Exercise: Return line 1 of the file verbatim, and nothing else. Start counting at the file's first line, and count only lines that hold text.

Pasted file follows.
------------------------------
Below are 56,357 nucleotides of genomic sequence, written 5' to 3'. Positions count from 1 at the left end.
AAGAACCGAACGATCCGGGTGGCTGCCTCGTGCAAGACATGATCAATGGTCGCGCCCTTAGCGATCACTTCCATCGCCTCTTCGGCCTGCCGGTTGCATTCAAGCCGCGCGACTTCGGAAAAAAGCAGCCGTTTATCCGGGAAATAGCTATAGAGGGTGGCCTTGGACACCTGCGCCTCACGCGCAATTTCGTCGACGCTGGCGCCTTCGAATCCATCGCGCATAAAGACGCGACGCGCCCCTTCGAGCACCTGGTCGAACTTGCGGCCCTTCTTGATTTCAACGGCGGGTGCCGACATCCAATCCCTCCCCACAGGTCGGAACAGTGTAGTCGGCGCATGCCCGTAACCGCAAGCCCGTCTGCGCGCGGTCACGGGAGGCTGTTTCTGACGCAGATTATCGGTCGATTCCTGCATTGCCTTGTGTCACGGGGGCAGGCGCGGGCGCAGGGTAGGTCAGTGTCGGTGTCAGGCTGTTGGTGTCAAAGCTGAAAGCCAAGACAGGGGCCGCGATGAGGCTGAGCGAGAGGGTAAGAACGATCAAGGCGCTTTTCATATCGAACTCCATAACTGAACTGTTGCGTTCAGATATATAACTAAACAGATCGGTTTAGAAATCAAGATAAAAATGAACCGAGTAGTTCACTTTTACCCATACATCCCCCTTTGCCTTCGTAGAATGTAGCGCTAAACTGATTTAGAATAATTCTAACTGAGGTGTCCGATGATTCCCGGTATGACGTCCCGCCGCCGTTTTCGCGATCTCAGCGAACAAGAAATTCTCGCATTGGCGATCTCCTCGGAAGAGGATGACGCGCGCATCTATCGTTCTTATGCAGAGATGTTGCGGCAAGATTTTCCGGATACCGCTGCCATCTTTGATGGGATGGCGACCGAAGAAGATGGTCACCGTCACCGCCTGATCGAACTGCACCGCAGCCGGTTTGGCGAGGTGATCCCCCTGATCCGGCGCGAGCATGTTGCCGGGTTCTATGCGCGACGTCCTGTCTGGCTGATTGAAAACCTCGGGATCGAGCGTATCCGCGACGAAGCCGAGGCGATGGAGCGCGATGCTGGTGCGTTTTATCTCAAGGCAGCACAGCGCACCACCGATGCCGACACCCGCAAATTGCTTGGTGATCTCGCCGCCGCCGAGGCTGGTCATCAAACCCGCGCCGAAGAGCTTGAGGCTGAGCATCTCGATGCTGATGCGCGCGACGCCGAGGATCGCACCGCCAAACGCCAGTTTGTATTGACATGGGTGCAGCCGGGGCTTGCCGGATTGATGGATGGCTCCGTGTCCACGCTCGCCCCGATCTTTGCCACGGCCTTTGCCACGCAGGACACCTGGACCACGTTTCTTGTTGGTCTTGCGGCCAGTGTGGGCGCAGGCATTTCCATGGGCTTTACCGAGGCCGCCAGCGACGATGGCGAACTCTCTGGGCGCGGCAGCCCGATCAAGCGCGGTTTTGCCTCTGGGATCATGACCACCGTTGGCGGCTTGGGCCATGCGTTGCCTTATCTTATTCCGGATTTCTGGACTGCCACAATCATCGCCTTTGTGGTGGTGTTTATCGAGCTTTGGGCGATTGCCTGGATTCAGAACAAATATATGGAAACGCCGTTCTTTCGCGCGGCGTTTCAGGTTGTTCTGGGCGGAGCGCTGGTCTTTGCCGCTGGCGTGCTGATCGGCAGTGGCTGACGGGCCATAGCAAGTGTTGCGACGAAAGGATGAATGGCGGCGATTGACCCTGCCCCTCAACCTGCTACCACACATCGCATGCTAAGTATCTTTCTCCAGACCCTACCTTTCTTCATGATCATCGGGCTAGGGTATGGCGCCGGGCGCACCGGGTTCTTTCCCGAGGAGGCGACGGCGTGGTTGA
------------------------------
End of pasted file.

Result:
Below are 56,357 nucleotides of genomic sequence, written 5' to 3'. Positions count from 1 at the left end.